Baz Luhrmann's Moulin Rouge is being trumpeted by its creator as not merely a musical but, indeed, the Second Coming of the musical. Luhrmann is not a shy auteur; his previous film, starring Leonardo DiCaprio and Claire Danes and set in a kind of alternative-rock-video Miami Beach, was titled William Shakespeare's Romeo + Juliet, but although the Bard's words were bandied about, it might more accurately have been called Baz Luhrmann's Romeo + Juliet. I spent the entire movie fighting off the youth-pandering psychedelia in a vain attempt to locate the language, the performances. In Moulin Rouge, which is set in the Montmartre section of fin-de-siècle Paris, Luhrmann is once again in attack mode: He may think he's resuscitating the musical genre, but it's more like he's stomping it.
Christian (Ewan McGregor) is the doomed poet who narrates his sad, Camille-like tale of how he lost the love of the courtesan Satine (Nicole Kidman), the star of the celebrated dance hall Moulin Rouge. We first see Satine descend from the hall's ceiling by trapeze as she proceeds to wow the ravenous crowd with "Diamonds Are a Girl's Best Friend" and "Material Girl." The tone is set: flagrant neo-kitsch. And this is one of the film's milder episodes. Luhrmann is a student of Busby Berkeley at his most high-fructose as well as the tutti-frutti tradition of Bombay musicals, with their berserk wriggling and instantaneous breaking-into-song. He makes one long for the relative sedateness of the Ken Russell who made Tommy. Luhrmann hauls in everything from Rodgers and Hammerstein to "Nature Boy" to "Roxanne" to LaBelle's "Lady Marmalade," and the songs tend to segue into one another, medley-style. It's like being trapped inside a fever dream of Oscar-night production numbers.
Although McGregor and Kidman do their own singing, they seem vaguely disembodied when they warble -- not so much because of technical difficulties but because the emotions don't seem to be emanating from the person. Christian and Satine are meant to be pop archetypes, and so is everybody else in the movie, including Jim Broadbent, bobbing about in an inflated suit as the nightclub's impresario, Harold Zidler, and Richard Roxburgh's Duke, with his twitchy mustache and his penny-dreadful designs on Satine. John Leguizamo plays Toulouse-Lautrec, sans paintbrush, as the Elmer Fudd- sounding ringleader of a gaggle of bohos. None of these characters resonates even as an archetype because Luhrmann is too busy trying to ram them down our throats. Fellini at his most orgiastic never gave us so many lurid close-ups of grease-painted cavorters and plug-uglies. And this is a movie that pretends to be making some kind of fashion statement! Even Nicole Kidman has a fright-night pallor: dark-rimmed eyes, fire-truck-red lips, bone-white complexion -- all this before she gets consumption.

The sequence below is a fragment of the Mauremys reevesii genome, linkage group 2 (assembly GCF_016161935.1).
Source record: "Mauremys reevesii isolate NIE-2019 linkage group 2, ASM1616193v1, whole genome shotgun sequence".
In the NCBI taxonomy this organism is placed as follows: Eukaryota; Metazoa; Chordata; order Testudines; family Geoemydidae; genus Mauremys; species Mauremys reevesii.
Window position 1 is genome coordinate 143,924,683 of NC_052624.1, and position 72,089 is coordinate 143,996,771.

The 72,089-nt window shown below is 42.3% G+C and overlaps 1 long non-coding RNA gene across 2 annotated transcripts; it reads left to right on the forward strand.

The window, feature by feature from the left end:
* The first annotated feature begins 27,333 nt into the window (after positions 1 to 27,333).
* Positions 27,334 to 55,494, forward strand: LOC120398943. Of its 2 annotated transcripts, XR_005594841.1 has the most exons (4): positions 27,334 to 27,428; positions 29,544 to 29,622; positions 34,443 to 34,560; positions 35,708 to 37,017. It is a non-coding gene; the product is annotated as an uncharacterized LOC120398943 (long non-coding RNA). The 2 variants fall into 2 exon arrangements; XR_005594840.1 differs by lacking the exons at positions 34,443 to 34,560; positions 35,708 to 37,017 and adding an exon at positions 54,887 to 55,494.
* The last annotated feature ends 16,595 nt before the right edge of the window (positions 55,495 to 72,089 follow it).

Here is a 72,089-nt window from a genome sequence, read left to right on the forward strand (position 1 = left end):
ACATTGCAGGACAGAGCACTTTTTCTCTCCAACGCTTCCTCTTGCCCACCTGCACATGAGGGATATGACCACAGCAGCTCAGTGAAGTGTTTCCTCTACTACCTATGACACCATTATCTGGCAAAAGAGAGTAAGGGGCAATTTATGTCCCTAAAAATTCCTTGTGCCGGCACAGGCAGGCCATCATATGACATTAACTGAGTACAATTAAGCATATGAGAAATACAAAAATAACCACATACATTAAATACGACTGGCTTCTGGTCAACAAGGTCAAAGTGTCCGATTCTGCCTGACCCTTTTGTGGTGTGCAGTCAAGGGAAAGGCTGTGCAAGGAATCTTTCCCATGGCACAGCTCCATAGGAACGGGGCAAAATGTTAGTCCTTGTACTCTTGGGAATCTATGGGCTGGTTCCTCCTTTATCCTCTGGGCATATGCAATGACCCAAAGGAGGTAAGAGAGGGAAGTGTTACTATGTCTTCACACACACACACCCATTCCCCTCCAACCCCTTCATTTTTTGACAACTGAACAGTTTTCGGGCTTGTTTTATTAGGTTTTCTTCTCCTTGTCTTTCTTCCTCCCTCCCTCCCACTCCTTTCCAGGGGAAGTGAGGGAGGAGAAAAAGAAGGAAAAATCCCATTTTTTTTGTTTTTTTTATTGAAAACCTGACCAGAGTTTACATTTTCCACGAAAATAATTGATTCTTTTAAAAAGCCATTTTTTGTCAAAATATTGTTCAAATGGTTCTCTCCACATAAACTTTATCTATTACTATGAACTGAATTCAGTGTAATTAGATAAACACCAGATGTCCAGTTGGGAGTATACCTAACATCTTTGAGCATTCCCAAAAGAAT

Luhrmann can't be criticized for not achieving what he set out to do. Moulin Rouge has the awful completeness of a fully realized bum vision. How could anybody who seriously wanted to revive the movie musical be so tone-deaf to the reasons why we love musicals in the first place? His movie is reminiscent of those bygone behemoth attempts to revive silent slapstick comedy, such as It's a Mad Mad Mad Mad World, in which an overload of antics replaced inspiration. Moulin Rouge references just about every splashy forties musical ever made, plus quite a few others, but what's missing is the simplicity of spirit that gave the best musicals their transcendence. There's been a lot of blather over the years about how the movie musical is a dead genre, deader than the Western or the private-eye picture. We are supposed to be a culture that has lost its innocence; we can no longer sanction watching people suddenly break into heartfelt song. And meanwhile, music videos are the lifeblood of MTV, and on Broadway, The Producers is beginning to dwarf Fort Knox. (It will probably come full circle and end up as a movie.) Two of the greatest musicals ever filmed, Yentl and Pennies From Heaven, came out in the eighties, which is not exactly the Ice Age. If not much has been done in the movies since then, surely that is more a consequence of commercial cowardice than of audience antipathy. There is certainly no lack of singing stars from the worlds of rock and rap or Broadway or cabaret.
Luhrmann is not wrong in believing that new ways have to be dreamed up to connect the musical with a new moviegoing generation, but what he's done in Moulin Rouge is to scavenge all the old ways and then turn up the heat, burning away any honest feeling. He gives you way too much of what you didn't really want in the first place: soulless high jinks. Jim Broadbent's impresario is fond of saying "The show must go on," but must it go on and on and on?
Jennifer Lopez plays a tough chicago cop in Angel Eyes, but -- maybe it's me -- she wears her bulletproof vest as if it were a fashion accessory. Opposite her is Jim Caviezel as a glassy-eyed wanderer who saves her from a thug's bullet and becomes her loving soul mate. Caviezel manages to keep his faint growth of beard looking perpetually faint, and rather chic. Together, Lopez and Caviezel make quite a pair. Sorrowful yet hip, they seem to be inventing a new mood: designer melancholia. (Caviezel already pioneered his persona in The Thin Red Line.) Director Luis Mandoki and his screenwriter, Gerald DiPego, are also responsible for the Kevin Costner inspirational sobfest Message in a Bottle; their other credits include When a Man Loves a Woman and Phenomenon. It's high time they founded a religion.
In Brief: Tsui Hark's Time and Tide is a gangster extravaganza that makes almost no narrative sense whatsoever -- even, I gather, to the filmmaker. No matter: It's an opulent, if instantly disposable, kinetic joyride.
Directed by Baz Luhrmann; starring Nicole Kidman and Ewan McGregor.
Starring Jennifer Lopez.